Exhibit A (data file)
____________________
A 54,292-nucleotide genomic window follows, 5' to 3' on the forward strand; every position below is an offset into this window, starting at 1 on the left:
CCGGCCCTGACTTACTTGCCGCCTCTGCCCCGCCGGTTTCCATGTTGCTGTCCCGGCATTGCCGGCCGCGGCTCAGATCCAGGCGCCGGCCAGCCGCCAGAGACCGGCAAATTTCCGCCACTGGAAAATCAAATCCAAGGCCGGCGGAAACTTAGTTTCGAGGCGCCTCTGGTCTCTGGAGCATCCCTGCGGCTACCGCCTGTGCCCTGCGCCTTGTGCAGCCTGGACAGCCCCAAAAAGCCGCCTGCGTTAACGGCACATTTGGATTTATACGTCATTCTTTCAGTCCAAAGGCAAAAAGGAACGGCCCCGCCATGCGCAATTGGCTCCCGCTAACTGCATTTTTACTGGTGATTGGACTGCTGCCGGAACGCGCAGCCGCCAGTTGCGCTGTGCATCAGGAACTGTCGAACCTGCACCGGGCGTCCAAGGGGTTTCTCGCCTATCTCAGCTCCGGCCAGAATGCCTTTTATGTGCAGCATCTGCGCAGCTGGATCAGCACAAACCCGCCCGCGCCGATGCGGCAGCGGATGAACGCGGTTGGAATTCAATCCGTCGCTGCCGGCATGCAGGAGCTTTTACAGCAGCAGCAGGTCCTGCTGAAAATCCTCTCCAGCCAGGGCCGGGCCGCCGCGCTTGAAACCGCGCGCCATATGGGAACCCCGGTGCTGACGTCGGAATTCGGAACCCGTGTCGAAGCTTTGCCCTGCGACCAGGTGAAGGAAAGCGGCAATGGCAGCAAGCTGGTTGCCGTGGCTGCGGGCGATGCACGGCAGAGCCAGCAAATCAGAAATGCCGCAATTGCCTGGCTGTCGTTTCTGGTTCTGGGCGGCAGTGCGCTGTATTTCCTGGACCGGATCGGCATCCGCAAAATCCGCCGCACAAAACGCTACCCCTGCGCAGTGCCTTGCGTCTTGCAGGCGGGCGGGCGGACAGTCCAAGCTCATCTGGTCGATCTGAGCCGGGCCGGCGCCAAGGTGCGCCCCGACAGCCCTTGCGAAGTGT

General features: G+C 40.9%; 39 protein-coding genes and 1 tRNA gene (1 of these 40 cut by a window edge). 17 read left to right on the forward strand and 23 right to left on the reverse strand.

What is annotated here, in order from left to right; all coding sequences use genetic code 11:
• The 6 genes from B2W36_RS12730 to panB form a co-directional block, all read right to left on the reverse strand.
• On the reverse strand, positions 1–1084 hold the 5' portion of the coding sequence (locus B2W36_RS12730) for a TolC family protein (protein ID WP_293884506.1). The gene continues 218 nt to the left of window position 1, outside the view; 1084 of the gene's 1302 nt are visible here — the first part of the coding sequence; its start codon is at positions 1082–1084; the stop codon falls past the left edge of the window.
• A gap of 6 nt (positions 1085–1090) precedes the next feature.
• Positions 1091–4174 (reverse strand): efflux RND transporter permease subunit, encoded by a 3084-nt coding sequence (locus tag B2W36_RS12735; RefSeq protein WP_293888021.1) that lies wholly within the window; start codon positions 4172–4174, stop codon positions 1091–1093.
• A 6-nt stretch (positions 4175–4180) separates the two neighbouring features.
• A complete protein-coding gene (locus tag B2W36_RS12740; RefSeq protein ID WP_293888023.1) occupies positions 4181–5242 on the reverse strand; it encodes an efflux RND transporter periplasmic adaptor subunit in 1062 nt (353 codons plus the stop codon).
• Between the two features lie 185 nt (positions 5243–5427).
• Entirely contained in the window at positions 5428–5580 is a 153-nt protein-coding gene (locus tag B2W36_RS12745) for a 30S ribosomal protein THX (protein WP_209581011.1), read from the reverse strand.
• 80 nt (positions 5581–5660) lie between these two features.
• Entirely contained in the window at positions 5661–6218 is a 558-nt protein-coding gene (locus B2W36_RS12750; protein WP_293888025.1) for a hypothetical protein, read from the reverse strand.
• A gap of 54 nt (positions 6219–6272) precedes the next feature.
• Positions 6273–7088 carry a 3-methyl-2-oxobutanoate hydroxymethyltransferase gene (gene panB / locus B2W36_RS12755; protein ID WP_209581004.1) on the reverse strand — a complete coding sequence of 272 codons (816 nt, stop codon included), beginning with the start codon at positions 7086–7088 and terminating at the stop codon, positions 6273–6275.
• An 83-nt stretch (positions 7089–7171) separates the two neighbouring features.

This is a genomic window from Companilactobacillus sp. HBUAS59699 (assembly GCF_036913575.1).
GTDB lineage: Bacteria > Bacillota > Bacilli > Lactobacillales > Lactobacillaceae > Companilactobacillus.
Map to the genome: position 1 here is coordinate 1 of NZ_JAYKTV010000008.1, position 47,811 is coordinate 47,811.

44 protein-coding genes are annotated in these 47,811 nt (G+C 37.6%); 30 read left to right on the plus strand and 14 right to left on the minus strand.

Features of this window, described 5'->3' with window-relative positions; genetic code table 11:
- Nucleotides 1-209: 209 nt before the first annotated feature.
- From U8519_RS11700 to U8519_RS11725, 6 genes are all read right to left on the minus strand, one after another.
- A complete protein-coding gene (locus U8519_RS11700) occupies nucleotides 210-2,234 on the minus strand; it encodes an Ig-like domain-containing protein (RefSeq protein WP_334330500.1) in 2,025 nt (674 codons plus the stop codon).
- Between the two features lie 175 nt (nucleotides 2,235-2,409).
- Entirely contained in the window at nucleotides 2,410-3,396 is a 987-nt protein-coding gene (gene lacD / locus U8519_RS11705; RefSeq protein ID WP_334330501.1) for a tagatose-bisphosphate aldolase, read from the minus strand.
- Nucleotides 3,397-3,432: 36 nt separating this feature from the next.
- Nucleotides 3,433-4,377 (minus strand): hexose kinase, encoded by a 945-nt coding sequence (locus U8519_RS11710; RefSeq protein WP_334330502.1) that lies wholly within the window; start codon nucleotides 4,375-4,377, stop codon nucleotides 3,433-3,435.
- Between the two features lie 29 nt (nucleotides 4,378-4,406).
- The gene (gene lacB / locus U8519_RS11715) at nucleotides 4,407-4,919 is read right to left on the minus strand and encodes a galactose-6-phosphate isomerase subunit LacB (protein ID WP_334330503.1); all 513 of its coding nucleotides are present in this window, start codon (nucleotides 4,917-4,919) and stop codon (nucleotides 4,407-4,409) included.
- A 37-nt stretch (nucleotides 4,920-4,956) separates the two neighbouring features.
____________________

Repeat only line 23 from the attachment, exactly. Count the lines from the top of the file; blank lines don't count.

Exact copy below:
- Nucleotides 1-209: 209 nt before the first annotated feature.